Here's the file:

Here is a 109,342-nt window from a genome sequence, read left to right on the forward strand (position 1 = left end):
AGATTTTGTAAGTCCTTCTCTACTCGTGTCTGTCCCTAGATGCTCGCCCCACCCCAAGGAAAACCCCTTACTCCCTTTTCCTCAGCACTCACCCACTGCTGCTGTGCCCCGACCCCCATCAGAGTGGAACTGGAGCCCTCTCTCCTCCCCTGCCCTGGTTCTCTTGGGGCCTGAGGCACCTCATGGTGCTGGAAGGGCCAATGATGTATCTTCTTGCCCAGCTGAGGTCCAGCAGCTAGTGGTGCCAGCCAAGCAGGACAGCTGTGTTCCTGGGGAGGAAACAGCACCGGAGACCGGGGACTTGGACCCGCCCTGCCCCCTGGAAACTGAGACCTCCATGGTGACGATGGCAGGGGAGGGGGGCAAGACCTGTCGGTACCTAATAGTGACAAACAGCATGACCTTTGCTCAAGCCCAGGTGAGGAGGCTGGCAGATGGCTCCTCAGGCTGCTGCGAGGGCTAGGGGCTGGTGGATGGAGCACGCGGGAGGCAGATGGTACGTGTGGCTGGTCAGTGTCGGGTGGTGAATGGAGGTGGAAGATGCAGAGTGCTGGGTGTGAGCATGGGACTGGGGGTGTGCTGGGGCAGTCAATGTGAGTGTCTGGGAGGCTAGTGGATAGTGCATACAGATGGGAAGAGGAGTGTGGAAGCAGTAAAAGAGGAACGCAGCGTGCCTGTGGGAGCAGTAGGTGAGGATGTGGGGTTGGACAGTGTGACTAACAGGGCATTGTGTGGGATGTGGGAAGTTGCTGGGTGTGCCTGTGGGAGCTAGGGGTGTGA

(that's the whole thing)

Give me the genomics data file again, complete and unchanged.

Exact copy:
Here is a 109,342-nt window from a genome sequence, read left to right on the forward strand (position 1 = left end):
AGATTTTGTAAGTCCTTCTCTACTCGTGTCTGTCCCTAGATGCTCGCCCCACCCCAAGGAAAACCCCTTACTCCCTTTTCCTCAGCACTCACCCACTGCTGCTGTGCCCCGACCCCCATCAGAGTGGAACTGGAGCCCTCTCTCCTCCCCTGCCCTGGTTCTCTTGGGGCCTGAGGCACCTCATGGTGCTGGAAGGGCCAATGATGTATCTTCTTGCCCAGCTGAGGTCCAGCAGCTAGTGGTGCCAGCCAAGCAGGACAGCTGTGTTCCTGGGGAGGAAACAGCACCGGAGACCGGGGACTTGGACCCGCCCTGCCCCCTGGAAACTGAGACCTCCATGGTGACGATGGCAGGGGAGGGGGGCAAGACCTGTCGGTACCTAATAGTGACAAACAGCATGACCTTTGCTCAAGCCCAGGTGAGGAGGCTGGCAGATGGCTCCTCAGGCTGCTGCGAGGGCTAGGGGCTGGTGGATGGAGCACGCGGGAGGCAGATGGTACGTGTGGCTGGTCAGTGTCGGGTGGTGAATGGAGGTGGAAGATGCAGAGTGCTGGGTGTGAGCATGGGACTGGGGGTGTGCTGGGGCAGTCAATGTGAGTGTCTGGGAGGCTAGTGGATAGTGCATACAGATGGGAAGAGGAGTGTGGAAGCAGTAAAAGAGGAACGCAGCGTGCCTGTGGGAGCAGTAGGTGAGGATGTGGGGTTGGACAGTGTGACTAACAGGGCATTGTGTGGGATGTGGGAAGTTGCTGGGTGTGCCTGTGGGAGCTAGGGGTGTGA